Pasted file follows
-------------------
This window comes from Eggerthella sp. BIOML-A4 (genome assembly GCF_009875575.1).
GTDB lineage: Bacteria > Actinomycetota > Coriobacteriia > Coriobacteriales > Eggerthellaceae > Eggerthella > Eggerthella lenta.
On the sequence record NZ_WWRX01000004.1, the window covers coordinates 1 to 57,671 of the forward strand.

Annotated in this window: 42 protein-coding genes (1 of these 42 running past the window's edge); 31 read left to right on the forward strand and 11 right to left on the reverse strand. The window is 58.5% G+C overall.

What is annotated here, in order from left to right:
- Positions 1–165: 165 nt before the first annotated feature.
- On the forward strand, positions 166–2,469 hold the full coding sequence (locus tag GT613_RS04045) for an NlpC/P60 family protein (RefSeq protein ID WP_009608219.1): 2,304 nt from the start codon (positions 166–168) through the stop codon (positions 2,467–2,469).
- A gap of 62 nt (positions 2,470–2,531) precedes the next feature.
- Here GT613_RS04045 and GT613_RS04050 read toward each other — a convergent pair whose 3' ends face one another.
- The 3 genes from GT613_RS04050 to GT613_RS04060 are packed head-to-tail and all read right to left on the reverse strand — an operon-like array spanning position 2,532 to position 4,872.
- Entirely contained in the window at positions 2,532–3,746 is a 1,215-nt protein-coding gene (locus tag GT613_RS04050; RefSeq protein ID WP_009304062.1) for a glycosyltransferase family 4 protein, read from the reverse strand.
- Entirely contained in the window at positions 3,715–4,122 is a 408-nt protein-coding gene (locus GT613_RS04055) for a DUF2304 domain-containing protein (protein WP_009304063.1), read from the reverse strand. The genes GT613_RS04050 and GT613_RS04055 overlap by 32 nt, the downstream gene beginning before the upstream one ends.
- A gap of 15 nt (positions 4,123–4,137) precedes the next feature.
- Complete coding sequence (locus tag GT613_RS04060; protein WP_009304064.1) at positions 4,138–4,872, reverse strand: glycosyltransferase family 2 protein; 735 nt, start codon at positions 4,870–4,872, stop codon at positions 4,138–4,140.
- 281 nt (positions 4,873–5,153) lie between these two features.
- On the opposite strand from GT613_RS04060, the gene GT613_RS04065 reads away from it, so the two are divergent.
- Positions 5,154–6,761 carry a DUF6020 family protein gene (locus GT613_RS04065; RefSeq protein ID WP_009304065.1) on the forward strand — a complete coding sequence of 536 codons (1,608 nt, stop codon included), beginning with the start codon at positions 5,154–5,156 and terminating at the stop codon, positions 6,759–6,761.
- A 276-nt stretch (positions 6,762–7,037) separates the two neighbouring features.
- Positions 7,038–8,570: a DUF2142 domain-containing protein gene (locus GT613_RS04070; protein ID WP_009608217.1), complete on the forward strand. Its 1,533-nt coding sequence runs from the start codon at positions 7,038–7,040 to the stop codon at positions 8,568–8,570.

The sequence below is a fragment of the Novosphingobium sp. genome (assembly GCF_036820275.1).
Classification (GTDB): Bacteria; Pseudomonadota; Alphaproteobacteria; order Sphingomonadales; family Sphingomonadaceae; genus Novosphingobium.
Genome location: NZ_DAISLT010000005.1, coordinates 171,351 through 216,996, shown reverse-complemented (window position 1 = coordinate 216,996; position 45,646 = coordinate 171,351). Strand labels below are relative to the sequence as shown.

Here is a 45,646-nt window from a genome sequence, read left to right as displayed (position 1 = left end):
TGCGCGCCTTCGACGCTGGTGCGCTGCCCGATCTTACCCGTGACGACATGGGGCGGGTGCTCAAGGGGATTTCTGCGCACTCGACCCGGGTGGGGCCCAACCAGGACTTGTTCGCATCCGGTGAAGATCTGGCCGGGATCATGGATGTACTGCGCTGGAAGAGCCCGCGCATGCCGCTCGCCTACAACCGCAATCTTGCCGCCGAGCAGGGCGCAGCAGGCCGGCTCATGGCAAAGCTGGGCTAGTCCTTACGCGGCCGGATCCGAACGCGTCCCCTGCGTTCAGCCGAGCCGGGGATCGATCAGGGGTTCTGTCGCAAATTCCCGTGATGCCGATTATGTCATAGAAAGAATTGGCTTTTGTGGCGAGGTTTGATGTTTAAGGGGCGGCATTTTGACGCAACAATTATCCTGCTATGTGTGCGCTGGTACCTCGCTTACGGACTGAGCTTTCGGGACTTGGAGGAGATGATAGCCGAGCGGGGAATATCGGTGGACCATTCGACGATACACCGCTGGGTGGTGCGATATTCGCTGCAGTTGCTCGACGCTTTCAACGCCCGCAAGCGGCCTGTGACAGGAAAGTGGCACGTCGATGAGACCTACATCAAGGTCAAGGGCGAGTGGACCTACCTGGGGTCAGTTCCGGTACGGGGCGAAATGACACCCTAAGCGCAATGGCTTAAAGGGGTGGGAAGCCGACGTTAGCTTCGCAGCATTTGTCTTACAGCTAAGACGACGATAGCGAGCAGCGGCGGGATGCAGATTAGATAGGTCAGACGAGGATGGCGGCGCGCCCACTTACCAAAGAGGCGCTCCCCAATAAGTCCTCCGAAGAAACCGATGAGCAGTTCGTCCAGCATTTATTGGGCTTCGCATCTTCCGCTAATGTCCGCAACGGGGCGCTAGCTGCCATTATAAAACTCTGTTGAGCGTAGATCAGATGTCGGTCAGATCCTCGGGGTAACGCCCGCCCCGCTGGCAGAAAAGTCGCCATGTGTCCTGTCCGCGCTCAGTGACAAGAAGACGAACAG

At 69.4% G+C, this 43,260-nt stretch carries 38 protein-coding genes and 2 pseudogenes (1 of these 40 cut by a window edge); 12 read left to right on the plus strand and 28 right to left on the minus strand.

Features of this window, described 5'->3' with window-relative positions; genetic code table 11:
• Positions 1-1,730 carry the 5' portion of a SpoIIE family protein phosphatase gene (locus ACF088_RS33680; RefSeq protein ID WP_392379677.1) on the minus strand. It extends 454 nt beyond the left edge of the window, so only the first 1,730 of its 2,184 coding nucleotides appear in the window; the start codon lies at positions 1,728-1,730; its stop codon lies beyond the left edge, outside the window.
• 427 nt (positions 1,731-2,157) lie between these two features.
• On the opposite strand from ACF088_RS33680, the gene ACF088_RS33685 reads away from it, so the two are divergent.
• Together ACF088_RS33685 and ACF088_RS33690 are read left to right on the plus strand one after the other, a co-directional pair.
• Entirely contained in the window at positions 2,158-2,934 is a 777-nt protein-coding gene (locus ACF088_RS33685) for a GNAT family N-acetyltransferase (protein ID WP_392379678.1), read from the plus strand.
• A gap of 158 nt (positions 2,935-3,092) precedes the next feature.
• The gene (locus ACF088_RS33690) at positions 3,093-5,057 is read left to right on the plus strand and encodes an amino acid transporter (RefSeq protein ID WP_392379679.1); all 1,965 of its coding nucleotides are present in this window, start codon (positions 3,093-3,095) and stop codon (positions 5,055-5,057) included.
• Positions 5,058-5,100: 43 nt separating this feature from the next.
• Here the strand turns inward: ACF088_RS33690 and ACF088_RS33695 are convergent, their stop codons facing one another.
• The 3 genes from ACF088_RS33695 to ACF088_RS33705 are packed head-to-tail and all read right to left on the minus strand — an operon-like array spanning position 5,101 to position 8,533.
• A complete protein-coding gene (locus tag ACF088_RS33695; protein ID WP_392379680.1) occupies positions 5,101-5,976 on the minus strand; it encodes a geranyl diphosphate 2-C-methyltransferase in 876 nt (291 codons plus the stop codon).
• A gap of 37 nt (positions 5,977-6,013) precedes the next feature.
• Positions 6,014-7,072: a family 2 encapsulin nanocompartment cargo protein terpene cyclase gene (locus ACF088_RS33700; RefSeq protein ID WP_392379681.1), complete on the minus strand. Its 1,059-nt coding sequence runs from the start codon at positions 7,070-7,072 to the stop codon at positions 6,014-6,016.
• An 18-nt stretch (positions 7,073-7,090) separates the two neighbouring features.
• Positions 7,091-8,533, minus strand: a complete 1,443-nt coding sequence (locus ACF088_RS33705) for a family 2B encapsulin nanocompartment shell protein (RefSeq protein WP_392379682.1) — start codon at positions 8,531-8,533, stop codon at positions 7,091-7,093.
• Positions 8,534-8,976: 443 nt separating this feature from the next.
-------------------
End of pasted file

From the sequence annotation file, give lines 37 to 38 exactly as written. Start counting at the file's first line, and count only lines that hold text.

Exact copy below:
• A complete protein-coding gene (locus tag ACF088_RS33695; protein ID WP_392379680.1) occupies positions 5,101-5,976 on the minus strand; it encodes a geranyl diphosphate 2-C-methyltransferase in 876 nt (291 codons plus the stop codon).
• A gap of 37 nt (positions 5,977-6,013) precedes the next feature.